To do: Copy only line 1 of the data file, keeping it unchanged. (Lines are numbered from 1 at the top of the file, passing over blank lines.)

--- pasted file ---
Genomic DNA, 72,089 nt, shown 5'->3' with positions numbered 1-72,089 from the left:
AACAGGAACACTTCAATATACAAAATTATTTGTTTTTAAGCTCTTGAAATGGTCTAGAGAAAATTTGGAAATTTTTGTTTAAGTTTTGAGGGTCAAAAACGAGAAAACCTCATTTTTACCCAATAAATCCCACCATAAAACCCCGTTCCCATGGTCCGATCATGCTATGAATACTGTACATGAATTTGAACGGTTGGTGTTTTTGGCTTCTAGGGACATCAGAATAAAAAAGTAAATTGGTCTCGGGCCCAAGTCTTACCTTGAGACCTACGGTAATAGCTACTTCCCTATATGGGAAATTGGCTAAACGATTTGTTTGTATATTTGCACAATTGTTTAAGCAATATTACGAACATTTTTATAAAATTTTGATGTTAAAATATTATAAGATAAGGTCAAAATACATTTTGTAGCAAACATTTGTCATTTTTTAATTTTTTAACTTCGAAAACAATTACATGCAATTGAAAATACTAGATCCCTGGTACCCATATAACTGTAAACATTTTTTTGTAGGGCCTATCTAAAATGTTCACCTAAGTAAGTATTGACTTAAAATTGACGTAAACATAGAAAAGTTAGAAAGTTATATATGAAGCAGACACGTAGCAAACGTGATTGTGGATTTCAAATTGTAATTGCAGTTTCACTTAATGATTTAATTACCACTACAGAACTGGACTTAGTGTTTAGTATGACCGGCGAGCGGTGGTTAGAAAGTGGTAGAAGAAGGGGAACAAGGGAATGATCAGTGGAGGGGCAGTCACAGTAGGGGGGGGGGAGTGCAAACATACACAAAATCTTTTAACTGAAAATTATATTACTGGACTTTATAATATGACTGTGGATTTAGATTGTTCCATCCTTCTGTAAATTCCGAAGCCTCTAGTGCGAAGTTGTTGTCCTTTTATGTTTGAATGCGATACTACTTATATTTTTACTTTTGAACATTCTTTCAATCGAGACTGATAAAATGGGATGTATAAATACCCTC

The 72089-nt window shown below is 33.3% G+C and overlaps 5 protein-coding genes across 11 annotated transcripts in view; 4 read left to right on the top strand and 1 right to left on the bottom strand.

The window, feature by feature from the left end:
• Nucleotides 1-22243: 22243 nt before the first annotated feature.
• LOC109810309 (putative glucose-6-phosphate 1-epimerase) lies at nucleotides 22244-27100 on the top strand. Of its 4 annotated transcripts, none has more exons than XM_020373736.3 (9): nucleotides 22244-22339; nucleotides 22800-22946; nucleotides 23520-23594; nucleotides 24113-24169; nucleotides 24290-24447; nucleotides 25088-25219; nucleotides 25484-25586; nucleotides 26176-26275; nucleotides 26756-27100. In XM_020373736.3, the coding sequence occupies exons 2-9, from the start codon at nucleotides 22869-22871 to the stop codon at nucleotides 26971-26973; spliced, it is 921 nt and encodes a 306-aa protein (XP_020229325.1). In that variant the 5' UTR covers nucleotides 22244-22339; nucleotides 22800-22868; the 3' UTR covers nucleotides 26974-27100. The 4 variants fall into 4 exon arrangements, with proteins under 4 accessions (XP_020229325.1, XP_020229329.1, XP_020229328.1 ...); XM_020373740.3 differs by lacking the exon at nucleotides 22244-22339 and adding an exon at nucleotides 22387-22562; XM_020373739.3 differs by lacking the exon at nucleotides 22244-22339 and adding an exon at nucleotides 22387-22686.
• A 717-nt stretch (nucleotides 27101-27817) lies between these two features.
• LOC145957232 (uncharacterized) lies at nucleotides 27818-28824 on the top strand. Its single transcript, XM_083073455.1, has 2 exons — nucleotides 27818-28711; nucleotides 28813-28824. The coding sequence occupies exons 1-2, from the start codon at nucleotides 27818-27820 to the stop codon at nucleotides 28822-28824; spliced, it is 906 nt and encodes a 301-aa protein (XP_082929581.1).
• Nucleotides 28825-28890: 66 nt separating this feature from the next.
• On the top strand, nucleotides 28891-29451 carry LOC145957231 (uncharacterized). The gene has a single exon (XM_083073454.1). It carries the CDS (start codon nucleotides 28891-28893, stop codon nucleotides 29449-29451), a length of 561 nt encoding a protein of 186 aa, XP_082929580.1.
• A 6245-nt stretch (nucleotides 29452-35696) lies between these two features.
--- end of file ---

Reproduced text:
Genomic DNA, 72,089 nt, shown 5'->3' with positions numbered 1-72,089 from the left: